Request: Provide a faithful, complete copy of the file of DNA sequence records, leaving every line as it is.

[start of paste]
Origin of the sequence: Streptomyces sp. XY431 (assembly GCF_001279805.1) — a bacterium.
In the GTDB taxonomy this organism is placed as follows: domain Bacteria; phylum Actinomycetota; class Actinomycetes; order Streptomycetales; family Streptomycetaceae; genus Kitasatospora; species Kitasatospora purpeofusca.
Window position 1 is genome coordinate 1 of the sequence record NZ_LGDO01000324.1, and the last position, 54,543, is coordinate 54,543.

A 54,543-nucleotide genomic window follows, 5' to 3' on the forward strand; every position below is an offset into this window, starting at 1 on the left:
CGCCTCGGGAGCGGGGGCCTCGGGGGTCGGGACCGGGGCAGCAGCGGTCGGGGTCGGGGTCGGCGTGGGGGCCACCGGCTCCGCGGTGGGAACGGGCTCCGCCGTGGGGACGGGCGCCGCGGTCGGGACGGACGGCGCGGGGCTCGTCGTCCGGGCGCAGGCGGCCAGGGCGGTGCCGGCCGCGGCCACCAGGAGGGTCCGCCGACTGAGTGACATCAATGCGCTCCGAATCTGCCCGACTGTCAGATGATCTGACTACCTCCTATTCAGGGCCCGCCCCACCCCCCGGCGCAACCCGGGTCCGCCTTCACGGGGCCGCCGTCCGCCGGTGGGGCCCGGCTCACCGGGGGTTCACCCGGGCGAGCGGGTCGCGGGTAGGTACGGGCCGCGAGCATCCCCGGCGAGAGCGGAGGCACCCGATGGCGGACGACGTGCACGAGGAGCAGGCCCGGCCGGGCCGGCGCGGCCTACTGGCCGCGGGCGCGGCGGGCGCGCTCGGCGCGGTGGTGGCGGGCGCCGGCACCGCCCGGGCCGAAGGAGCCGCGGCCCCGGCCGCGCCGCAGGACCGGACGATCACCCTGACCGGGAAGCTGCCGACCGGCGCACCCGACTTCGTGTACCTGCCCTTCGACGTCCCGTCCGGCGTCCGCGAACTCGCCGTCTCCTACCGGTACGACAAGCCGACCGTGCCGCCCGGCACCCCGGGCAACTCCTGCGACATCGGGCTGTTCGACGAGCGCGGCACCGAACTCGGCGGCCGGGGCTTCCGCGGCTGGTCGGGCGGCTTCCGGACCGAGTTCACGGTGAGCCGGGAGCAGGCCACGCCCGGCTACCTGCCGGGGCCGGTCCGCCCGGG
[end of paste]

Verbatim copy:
Origin of the sequence: Streptomyces sp. XY431 (assembly GCF_001279805.1) — a bacterium.
In the GTDB taxonomy this organism is placed as follows: domain Bacteria; phylum Actinomycetota; class Actinomycetes; order Streptomycetales; family Streptomycetaceae; genus Kitasatospora; species Kitasatospora purpeofusca.
Window position 1 is genome coordinate 1 of the sequence record NZ_LGDO01000324.1, and the last position, 54,543, is coordinate 54,543.

A 54,543-nucleotide genomic window follows, 5' to 3' on the forward strand; every position below is an offset into this window, starting at 1 on the left:
CGCCTCGGGAGCGGGGGCCTCGGGGGTCGGGACCGGGGCAGCAGCGGTCGGGGTCGGGGTCGGCGTGGGGGCCACCGGCTCCGCGGTGGGAACGGGCTCCGCCGTGGGGACGGGCGCCGCGGTCGGGACGGACGGCGCGGGGCTCGTCGTCCGGGCGCAGGCGGCCAGGGCGGTGCCGGCCGCGGCCACCAGGAGGGTCCGCCGACTGAGTGACATCAATGCGCTCCGAATCTGCCCGACTGTCAGATGATCTGACTACCTCCTATTCAGGGCCCGCCCCACCCCCCGGCGCAACCCGGGTCCGCCTTCACGGGGCCGCCGTCCGCCGGTGGGGCCCGGCTCACCGGGGGTTCACCCGGGCGAGCGGGTCGCGGGTAGGTACGGGCCGCGAGCATCCCCGGCGAGAGCGGAGGCACCCGATGGCGGACGACGTGCACGAGGAGCAGGCCCGGCCGGGCCGGCGCGGCCTACTGGCCGCGGGCGCGGCGGGCGCGCTCGGCGCGGTGGTGGCGGGCGCCGGCACCGCCCGGGCCGAAGGAGCCGCGGCCCCGGCCGCGCCGCAGGACCGGACGATCACCCTGACCGGGAAGCTGCCGACCGGCGCACCCGACTTCGTGTACCTGCCCTTCGACGTCCCGTCCGGCGTCCGCGAACTCGCCGTCTCCTACCGGTACGACAAGCCGACCGTGCCGCCCGGCACCCCGGGCAACTCCTGCGACATCGGGCTGTTCGACGAGCGCGGCACCGAACTCGGCGGCCGGGGCTTCCGCGGCTGGTCGGGCGGCTTCCGGACCGAGTTCACGGTGAGCCGGGAGCAGGCCACGCCCGGCTACCTGCCGGGGCCGGTCCGCCCGGG